27 May 2024

Foodbanks, scurvy warning - fed-up students seek end to unpaid work while training

6:06 pm on 27 May 2024
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Nurses are among those expected to do placements at their own expense and without being paid. Photo: 123RF

Education, healthcare and social work students are still expected to do unpaid workplace placements of sometimes more than 40 hours a week on top of study and job commitments.

One medical student says he has even been prescribed scurvy medication because he cannot afford fruit and vegetables, and is unable to find a job to fit around his long hours of clinical placements.

On Tuesday, a petition with thousands of signatures arrives at Parliament calling for change.

A Wellington-based final-year medical student who RNZ has agreed not to name told Checkpoint he was doing fulltime unpaid clinical placements on top of his onerous study requirements.

The placements can involve weekend and night shifts, and apart from actually prescribing drugs, he is generally doing the work of a junior doctor.

He said he was lucky enough to have a supportive family when he needed help, as finding a job to earn enough money to get by was tricky.

"There're not many jobs able to give me the flexibility to also complete my medical training alongside it," the medical student said.

"As a result the only option I've had is to cut down on my expenses.

"I'll put it bluntly. I have been cutting down pretty ruthlessly and it involves things like skipping meals or buying, quite literally, the bare essentials."

Fruit and veges were generally too expensive, and the student said his own doctor had prescribed him vitamin pills to ward off scurvy.

"You just go to work hungry, chow down on that coffee in the staffroom and hope that gives you enough energy to make it through."

Advocacy group Paid Placements Aotearoa will present a petition signed by 15,000 people to Parliament on Tuesday, calling for an end to unpaid training.

Thousands of hours of unpaid work

Its campaign lead, Bex Howells, said healthcare, education and social work students should at least get the minimum wage.

"We have chronic staff shortages in all of those sectors and in order to train in these professions students have to do thousand of hours of unpaid placements in order to qualify.

"We pay police to train, prison officers, customs officers, military, yet for some reason if you train as a nurse, a teacher, a social worker or a midwife you're not paid to train."

Overseas experiences had shown paid placements stopped students from dropping out of their courses, as happened here when they could not afford to continue, Howells said.

"It's not uncommon for students to rely on foodbanks. They often can't afford heating or medication.

"They are having to make decisions between feeding their children or putting fuel in the tank to get to their unpaid placements."

Howells said she dropped out of her social worker qualification a few years ago when she could not afford to get by on anything less than the minimum wage, which she said was in place to avoid exploitation.

Education Minister Erica Stanford over the weekend announced 1200 teaching students in the next four years would get a $20,000 stipend while they learned on the job - but at this stage it would only be available for people with an undergraduate degree.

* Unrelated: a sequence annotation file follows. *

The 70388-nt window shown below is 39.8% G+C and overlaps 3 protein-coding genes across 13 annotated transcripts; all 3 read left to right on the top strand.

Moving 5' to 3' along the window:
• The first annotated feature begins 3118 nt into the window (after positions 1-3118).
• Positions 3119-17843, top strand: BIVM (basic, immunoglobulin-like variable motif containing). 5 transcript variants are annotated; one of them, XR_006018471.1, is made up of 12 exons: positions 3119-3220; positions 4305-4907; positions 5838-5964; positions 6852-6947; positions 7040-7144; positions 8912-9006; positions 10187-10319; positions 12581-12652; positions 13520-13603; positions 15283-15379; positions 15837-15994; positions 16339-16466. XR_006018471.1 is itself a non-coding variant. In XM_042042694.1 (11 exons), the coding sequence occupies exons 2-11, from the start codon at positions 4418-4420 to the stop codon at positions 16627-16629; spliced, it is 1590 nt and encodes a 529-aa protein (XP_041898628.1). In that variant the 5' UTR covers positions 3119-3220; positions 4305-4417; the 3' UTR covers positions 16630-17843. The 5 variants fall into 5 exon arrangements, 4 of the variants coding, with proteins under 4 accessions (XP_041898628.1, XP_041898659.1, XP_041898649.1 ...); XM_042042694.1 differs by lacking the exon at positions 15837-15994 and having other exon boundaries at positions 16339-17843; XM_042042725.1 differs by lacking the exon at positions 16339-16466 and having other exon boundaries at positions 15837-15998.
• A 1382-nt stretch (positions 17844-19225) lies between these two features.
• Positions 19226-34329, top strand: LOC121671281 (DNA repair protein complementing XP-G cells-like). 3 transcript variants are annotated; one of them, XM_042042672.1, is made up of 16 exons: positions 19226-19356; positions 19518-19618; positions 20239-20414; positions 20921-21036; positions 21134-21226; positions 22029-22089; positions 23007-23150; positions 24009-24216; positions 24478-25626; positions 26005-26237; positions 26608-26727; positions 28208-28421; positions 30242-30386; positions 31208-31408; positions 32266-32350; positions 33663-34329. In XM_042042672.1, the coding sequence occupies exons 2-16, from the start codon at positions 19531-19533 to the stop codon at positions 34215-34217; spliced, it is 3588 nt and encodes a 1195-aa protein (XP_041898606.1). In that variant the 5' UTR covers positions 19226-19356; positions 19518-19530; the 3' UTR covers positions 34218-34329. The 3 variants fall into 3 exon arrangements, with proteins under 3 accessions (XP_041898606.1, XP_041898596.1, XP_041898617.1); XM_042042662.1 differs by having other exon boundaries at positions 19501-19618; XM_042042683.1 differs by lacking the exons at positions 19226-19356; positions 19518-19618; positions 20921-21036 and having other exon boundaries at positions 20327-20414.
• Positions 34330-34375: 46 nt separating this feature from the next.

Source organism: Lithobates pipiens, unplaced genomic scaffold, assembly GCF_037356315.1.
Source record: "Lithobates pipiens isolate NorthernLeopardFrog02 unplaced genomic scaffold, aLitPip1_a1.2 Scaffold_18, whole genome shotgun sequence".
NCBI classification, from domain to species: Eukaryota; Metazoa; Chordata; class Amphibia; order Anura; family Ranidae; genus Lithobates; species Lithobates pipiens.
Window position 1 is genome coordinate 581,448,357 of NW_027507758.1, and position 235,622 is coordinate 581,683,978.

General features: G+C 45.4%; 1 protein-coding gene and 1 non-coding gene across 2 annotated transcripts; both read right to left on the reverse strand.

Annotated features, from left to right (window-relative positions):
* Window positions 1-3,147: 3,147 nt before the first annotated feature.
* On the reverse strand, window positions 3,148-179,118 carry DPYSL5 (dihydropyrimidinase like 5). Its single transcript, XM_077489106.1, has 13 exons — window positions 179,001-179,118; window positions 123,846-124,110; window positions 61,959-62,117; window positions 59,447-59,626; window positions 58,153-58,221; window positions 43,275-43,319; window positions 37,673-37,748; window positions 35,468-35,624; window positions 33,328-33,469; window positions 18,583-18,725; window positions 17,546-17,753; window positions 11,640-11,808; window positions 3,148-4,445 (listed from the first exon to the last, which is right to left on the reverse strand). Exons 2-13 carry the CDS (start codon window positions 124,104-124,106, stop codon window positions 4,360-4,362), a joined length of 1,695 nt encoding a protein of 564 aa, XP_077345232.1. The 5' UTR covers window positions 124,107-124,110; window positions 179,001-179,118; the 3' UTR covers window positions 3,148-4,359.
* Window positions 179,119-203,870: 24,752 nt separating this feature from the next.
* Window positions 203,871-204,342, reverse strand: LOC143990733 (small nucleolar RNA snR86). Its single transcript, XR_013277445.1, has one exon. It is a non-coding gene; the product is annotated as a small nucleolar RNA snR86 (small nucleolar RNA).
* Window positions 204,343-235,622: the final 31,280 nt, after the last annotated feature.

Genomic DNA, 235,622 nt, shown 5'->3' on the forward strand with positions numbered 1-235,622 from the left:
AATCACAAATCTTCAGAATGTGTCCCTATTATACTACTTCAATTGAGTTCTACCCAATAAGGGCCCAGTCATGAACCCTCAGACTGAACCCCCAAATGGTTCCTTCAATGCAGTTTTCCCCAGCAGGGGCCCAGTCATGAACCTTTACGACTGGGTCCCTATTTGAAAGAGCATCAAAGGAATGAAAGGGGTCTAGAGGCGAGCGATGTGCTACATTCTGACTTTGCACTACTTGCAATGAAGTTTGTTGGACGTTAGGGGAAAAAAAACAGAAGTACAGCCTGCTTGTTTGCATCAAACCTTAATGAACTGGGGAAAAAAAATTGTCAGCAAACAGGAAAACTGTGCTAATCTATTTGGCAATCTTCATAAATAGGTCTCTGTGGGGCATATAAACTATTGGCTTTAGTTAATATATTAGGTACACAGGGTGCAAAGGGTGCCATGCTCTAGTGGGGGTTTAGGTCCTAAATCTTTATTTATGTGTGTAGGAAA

Howells said it was a start, but there was still inconsistency between, for example, police and what was announced at the weekend.

"It's great the government is recognising that this is an issue, but that's not going to solve the teacher [shortage].

"Is $20,000 really going to incentivise the next generation to do three or four years' unpaid training, with maybe $60,000 student debt."

Nurses and teachers previously were paid for on-the-job training, but that was decades ago.

'I was pretty burnt out'

A first-year nurse said the pressure really came on in the final year of study when important exams loomed.

Like the medical student, for her final placement the nurse said she was also essentially doing the work of a junior nurse - in her case driving around the community seeing patients.

She was reliant on her partner to pay the bills.

"I was pretty burnt out by my third year and I hadn't even started my nursing career, which sucked," the nurse said.

"When we're working 40 hours a week the nursing school encourages us not to work because we're already working those 40 hours, but how are you supposed to pay your rent?"

Students were also generally responsible for travel and accommodation costs if required.

A final-year student paramedic said daily expenses such as parking or public transport also quickly mounted.

And, like the other students Checkpoint has spoken to, the student paramedic found it hard to fit in paid work with training placements and study.

Her placements with an ambulance service involved working two 11-hour days, then two 13-hour nights, before four days off.

Her responsibilities included patient care, and the role was mentally taxing.

"If the government want to make up these massive gaps in these sectors something needs to change as I don't think it's sustainable.

"By the end of this three-year degree I'm going to be extremely burnt out when I'm expected to immediately become part of the workforce."

Stanford was unavailable to comment on Monday.

A spokesperson for health minister Shane Reti said: "The government's investment in health will be part of Budget 2024, announced on Thursday".

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